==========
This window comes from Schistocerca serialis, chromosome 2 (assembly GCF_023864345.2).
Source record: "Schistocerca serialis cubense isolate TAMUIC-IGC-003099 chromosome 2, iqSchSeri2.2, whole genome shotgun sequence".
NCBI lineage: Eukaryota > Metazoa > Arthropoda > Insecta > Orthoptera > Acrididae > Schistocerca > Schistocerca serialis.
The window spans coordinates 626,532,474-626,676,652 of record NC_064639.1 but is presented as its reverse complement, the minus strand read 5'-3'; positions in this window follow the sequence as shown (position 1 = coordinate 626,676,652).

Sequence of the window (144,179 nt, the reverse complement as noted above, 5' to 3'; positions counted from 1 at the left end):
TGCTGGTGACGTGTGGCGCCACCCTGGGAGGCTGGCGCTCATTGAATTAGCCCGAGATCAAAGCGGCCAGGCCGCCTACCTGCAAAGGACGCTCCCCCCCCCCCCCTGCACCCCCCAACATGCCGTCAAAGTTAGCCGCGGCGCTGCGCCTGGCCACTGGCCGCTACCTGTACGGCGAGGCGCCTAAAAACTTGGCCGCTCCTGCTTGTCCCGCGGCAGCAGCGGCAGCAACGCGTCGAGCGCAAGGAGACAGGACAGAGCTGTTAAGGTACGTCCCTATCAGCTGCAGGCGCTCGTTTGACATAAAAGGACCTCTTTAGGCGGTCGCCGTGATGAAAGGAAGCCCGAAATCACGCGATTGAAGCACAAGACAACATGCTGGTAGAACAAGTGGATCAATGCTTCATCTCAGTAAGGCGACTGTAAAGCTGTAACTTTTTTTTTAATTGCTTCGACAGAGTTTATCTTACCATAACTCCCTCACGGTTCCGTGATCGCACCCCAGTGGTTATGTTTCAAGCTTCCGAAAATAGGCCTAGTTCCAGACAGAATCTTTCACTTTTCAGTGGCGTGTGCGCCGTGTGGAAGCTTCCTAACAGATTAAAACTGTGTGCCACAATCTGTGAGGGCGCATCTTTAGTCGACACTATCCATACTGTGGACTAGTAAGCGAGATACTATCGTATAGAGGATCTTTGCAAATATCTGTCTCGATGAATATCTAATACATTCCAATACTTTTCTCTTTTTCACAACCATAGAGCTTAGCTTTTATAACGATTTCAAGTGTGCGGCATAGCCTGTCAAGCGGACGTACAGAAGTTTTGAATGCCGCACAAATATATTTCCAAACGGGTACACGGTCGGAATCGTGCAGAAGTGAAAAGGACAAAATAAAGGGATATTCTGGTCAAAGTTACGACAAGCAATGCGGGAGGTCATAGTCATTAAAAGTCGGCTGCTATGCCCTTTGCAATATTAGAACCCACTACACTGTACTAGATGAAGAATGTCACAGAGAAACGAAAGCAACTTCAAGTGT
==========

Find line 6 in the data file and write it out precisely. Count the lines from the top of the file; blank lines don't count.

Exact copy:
TGCTGGTGACGTGTGGCGCCACCCTGGGAGGCTGGCGCTCATTGAATTAGCCCGAGATCAAAGCGGCCAGGCCGCCTACCTGCAAAGGACGCTCCCCCCCCCCCCCTGCACCCCCCAACATGCCGTCAAAGTTAGCCGCGGCGCTGCGCCTGGCCACTGGCCGCTACCTGTACGGCGAGGCGCCTAAAAACTTGGCCGCTCCTGCTTGTCCCGCGGCAGCAGCGGCAGCAACGCGTCGAGCGCAAGGAGACAGGACAGAGCTGTTAAGGTACGTCCCTATCAGCTGCAGGCGCTCGTTTGACATAAAAGGACCTCTTTAGGCGGTCGCCGTGATGAAAGGAAGCCCGAAATCACGCGATTGAAGCACAAGACAACATGCTGGTAGAACAAGTGGATCAATGCTTCATCTCAGTAAGGCGACTGTAAAGCTGTAACTTTTTTTTTAATTGCTTCGACAGAGTTTATCTTACCATAACTCCCTCACGGTTCCGTGATCGCACCCCAGTGGTTATGTTTCAAGCTTCCGAAAATAGGCCTAGTTCCAGACAGAATCTTTCACTTTTCAGTGGCGTGTGCGCCGTGTGGAAGCTTCCTAACAGATTAAAACTGTGTGCCACAATCTGTGAGGGCGCATCTTTAGTCGACACTATCCATACTGTGGACTAGTAAGCGAGATACTATCGTATAGAGGATCTTTGCAAATATCTGTCTCGATGAATATCTAATACATTCCAATACTTTTCTCTTTTTCACAACCATAGAGCTTAGCTTTTATAACGATTTCAAGTGTGCGGCATAGCCTGTCAAGCGGACGTACAGAAGTTTTGAATGCCGCACAAATATATTTCCAAACGGGTACACGGTCGGAATCGTGCAGAAGTGAAAAGGACAAAATAAAGGGATATTCTGGTCAAAGTTACGACAAGCAATGCGGGAGGTCATAGTCATTAAAAGTCGGCTGCTATGCCCTTTGCAATATTAGAACCCACTACACTGTACTAGATGAAGAATGTCACAGAGAAACGAAAGCAACTTCAAGTGT